For the 13th year, World Resources Institute will host Stories to Watch, an event looking at the big stories that will shape the world in the coming year. Dr. Andrew Steer, president & CEO, World Resources Institute, will offer his views on the major economic, social, environment and development issues for 2016.
WRI has worked to reframe sludge and wastewater as inputs rather than outputs, reducing water stress and greenhouse gas emissions while creating cleaner water and renewable energy. Analyses of this potential informed a wastewater reuse policy in Gujarat, India, and a push in China’s 13th Five-Year Plan to recover energy and resources from sludge and wastewater.
Rapid urbanization in China and India stresses energy grids and water resources in regions that are already water-stressed. China’s water resources per capita, for example, are only 35 percent of the global average, and India’s are just 19 percent. At the same time, rapidly growing economies in China and India are accelerating demand for energy. Waste and wastewater are usually regarded only as wastes and pollutants. Conventional organic waste and sewage treatment methods for removing pollutants are energy-intensive and release potent greenhouse gases like methane and nitrous oxide.
Since 2013, WRI China has worked in six cities to introduce circular economy approaches to capture previously wasted resources. WRI’s work with large Chinese cities shows that such approaches can help cities achieve multiple Sustainable Development Goals, including cleaner water, less waste, renewable energy production and reduced greenhouse gas emissions. WRI developed an analysis to determine the national, city and project-level potential to avoid greenhouse gas emissions and capture energy. WRI worked with local and national stakeholders to advance circular economy approaches for waste and wastewater once their potential was realized.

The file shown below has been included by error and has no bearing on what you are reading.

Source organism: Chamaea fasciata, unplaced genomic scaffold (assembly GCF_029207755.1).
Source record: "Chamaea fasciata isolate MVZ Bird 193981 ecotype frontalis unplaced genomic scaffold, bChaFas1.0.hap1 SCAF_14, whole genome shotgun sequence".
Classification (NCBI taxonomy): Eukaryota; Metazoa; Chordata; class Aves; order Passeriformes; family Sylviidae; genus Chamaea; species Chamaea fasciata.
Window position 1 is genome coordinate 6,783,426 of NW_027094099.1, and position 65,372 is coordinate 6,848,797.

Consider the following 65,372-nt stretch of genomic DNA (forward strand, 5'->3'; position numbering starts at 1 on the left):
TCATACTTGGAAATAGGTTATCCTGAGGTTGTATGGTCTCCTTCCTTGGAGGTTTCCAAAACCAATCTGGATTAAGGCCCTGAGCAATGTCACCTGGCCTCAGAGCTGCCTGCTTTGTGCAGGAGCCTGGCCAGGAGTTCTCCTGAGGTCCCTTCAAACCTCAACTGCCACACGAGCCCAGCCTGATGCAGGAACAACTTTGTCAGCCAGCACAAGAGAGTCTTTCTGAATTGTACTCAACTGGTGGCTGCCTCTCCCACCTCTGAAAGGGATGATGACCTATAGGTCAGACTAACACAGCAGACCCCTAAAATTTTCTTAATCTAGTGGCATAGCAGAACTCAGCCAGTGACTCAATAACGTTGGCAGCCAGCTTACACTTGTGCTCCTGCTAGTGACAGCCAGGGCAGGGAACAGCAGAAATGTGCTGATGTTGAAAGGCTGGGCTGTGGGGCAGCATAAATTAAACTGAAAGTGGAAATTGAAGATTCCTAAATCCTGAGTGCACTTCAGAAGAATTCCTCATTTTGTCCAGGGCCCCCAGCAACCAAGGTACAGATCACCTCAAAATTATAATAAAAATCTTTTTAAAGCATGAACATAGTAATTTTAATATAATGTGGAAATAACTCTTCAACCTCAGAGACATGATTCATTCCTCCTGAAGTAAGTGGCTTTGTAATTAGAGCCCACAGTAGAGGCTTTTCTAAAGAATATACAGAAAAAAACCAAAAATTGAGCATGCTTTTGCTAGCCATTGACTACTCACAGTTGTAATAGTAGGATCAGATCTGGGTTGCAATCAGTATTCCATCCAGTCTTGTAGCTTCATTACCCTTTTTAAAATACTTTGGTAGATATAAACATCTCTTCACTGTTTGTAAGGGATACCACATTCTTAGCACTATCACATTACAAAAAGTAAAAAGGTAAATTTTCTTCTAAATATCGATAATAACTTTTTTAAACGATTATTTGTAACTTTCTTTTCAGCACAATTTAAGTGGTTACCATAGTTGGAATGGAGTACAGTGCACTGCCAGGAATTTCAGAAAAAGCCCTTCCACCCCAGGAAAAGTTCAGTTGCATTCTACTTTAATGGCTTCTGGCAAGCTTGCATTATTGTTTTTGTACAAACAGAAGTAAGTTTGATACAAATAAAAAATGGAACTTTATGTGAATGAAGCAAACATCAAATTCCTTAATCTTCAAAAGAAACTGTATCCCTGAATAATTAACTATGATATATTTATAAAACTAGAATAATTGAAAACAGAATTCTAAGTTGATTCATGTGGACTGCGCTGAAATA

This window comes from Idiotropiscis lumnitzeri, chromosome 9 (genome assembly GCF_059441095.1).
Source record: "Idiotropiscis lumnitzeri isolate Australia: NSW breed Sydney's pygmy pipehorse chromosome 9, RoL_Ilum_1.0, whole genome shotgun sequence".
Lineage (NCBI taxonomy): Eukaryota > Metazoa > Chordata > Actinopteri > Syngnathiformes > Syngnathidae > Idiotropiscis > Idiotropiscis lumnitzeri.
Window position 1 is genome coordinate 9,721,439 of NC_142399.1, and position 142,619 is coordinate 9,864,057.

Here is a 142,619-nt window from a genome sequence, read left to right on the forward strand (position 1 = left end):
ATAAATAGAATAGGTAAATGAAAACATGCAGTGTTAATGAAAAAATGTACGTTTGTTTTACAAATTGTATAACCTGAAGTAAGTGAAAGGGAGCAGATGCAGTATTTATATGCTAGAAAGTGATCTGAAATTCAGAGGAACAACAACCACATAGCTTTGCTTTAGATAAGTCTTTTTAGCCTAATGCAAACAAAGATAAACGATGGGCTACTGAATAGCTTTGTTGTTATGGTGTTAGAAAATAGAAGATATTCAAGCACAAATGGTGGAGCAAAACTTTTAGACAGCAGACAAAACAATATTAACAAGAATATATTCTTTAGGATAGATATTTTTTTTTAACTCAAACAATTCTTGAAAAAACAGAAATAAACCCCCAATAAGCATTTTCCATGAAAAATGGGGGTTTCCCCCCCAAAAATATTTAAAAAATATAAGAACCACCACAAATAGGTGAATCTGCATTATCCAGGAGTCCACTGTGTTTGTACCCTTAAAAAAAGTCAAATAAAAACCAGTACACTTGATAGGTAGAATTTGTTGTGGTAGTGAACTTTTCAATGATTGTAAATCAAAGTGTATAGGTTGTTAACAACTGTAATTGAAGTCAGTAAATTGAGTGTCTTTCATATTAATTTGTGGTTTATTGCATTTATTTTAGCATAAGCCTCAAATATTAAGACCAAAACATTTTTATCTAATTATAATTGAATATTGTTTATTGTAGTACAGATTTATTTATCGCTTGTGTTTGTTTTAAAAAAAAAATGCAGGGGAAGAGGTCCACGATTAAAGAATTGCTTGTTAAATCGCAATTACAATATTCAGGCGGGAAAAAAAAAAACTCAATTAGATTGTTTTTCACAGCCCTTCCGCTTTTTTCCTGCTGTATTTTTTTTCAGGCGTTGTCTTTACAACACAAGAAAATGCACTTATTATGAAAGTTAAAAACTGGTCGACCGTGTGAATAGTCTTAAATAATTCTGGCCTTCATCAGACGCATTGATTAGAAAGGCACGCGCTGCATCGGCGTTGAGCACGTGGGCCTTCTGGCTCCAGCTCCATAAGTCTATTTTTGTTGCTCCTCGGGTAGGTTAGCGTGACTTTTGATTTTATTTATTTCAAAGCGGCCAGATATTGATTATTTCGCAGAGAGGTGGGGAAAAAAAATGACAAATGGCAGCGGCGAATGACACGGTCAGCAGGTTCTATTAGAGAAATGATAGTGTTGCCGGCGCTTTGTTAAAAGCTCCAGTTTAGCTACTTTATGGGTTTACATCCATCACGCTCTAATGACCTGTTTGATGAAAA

WRI India supported the government of the water-poor state of Gujarat in developing its Waste Water Recycle and Reuse Policy, providing research support and technology evaluation for wastewater and sharing WRI’s international experience.
For the first time, China’s 13th Five-Year Plan requires the recovery of energy and resources from sludge and wastewater in cities across China to the extent possible. Three new sludge-to-energy projects in Beijing were initiated in the last year, serving 4.5 million people and producing 136 million kilowatt hours of renewable energy per year, equivalent to avoiding the use of 41,000 metric tonnes (more than 45,000 U.S. tons) of standard coal. By 2020, these approaches could cut China’s methane emissions – currently the world’s largest – by up to 4 percent. Besides meeting the energy demand of the projects’ operation, the captured methane could be used to replace 1.9 million cubic meters (2.5 million cubic yards) of gasoline, equivalent to the annual emissions of 1.3 million cars.
Gujarat became the first Indian state to adopt a wastewater reuse policy, mandating that urban local bodies recover 20 percent of wastewater. The states of Karnataka, Madhya Pradesh and Rajasthan have since adopted similar policies.
Working with the Ministry of Transport and local agencies, WRI China helped promote bus and metro use, walking and biking in Chinese cities and contributed to the 13th Five-Year National Transit Metropolis Work Plan. Based on progress in 37 pilot cities, the Ministry expanded the program to 87 cities, which could benefit 490 million people.